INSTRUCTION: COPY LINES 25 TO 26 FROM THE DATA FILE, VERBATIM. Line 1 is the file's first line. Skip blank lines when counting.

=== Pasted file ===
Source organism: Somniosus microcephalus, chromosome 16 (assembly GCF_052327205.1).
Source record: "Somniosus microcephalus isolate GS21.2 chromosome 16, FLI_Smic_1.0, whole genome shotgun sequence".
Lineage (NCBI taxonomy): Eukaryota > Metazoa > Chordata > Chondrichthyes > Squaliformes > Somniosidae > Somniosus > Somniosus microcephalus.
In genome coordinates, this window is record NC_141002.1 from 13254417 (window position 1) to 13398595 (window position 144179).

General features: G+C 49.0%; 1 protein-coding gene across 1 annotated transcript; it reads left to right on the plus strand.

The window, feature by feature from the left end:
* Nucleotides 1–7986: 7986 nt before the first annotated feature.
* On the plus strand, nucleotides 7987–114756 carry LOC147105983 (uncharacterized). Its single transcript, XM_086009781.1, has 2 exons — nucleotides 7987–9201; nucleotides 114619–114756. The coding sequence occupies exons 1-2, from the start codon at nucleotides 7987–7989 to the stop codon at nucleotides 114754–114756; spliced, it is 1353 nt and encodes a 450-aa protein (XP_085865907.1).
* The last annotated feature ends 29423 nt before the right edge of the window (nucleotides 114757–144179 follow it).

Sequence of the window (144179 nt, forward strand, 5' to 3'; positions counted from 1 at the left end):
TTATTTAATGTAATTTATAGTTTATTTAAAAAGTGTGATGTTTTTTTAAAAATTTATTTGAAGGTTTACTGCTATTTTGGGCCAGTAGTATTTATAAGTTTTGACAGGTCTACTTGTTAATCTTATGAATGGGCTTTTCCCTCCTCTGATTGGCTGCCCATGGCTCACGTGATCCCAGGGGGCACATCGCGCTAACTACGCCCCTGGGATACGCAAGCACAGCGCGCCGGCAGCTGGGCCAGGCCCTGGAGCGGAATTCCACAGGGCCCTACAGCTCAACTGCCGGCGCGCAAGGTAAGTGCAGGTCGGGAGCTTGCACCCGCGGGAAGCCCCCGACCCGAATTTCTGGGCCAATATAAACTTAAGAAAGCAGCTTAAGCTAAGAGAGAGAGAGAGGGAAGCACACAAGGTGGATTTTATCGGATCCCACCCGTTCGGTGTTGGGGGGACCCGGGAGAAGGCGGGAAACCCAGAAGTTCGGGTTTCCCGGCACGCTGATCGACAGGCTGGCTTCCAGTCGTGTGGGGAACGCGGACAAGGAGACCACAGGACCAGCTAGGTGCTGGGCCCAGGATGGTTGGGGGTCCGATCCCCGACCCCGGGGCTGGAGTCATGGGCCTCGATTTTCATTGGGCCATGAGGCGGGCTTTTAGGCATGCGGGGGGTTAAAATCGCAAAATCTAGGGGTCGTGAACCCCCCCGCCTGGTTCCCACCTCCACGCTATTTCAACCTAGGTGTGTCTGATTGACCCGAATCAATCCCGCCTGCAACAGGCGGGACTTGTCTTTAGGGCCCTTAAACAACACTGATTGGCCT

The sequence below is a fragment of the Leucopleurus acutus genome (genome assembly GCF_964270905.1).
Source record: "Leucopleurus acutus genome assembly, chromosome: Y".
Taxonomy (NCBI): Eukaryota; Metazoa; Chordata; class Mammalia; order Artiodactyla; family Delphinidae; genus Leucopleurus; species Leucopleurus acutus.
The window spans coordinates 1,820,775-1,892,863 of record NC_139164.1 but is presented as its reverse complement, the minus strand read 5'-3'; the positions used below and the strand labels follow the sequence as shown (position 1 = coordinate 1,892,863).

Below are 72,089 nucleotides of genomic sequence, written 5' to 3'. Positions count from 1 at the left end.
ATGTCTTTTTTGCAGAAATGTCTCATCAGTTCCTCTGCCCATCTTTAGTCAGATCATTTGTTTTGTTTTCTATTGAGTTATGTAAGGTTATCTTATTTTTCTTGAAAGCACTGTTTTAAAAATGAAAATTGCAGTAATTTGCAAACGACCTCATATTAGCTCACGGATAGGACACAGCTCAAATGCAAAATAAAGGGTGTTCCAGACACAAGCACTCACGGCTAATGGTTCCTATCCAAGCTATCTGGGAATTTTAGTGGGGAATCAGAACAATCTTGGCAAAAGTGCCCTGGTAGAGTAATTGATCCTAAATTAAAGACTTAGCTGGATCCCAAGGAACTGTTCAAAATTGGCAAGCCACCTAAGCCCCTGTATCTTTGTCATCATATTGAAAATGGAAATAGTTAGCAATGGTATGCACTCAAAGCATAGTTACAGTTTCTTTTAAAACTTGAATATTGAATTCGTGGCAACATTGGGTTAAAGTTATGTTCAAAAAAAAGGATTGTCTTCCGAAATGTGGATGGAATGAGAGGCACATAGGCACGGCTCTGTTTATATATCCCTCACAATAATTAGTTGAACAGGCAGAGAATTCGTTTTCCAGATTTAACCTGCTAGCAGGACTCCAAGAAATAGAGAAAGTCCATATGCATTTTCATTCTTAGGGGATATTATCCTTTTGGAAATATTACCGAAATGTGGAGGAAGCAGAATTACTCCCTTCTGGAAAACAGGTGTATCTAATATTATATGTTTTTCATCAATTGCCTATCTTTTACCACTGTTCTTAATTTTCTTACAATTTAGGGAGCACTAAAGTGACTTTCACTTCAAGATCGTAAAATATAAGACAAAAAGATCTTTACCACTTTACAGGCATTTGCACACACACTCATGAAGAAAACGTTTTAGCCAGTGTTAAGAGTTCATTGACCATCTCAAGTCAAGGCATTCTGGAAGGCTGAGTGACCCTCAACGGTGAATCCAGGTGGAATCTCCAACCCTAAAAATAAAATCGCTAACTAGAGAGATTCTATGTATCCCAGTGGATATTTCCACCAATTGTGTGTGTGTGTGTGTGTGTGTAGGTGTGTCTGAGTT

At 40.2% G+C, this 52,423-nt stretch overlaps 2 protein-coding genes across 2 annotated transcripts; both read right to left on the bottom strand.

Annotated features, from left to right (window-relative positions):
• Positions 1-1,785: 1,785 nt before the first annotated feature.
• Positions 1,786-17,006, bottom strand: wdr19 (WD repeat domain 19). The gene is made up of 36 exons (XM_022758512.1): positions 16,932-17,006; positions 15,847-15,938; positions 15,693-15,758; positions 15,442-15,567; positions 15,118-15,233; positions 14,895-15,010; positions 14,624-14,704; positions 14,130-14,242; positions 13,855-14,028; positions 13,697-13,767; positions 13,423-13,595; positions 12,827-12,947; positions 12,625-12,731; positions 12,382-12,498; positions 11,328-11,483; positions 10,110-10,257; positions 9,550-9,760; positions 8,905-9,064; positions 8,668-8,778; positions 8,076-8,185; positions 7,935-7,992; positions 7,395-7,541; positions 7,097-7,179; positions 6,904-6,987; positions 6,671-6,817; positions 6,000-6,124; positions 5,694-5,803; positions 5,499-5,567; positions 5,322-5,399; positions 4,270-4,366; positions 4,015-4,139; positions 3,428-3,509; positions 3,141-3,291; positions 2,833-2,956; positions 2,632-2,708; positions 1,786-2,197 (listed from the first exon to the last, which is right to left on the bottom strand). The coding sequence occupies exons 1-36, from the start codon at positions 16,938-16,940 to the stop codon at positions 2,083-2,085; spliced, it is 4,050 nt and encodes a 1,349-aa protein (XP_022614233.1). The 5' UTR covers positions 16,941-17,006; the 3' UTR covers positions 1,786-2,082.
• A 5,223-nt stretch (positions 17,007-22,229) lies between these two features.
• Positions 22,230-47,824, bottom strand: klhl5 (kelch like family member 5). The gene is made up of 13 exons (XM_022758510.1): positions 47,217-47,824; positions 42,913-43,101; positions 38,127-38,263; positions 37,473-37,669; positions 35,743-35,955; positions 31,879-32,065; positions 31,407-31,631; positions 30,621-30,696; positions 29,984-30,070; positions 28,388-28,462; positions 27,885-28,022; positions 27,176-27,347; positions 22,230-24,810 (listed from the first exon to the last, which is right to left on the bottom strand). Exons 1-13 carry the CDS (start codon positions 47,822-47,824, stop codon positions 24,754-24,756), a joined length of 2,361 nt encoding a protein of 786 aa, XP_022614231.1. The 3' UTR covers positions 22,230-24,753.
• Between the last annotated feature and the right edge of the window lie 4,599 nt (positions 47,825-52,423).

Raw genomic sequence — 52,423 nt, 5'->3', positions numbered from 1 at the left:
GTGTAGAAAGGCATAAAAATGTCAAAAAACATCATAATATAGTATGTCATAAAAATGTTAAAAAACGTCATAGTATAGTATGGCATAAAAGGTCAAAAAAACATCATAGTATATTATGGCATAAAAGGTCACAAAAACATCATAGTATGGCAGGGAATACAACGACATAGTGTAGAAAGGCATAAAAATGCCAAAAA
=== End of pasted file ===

Raw genomic sequence — 52,423 nt, 5'->3', positions numbered from 1 at the left:
GTGTAGAAAGGCATAAAAATGTCAAAAAACATCATAATATAGTATGTCATAAAAATGTTAAAAAACGTCATAGTATAGTATGGCATAAAAGGTCAAAAAAACATCATAGTATATTATGGCATAAAAGGTCACAAAAACATCATAGTATGGCAGGGAATACAACGACATAGTGTAGAAAGGCATAAAAATGCCAAAAA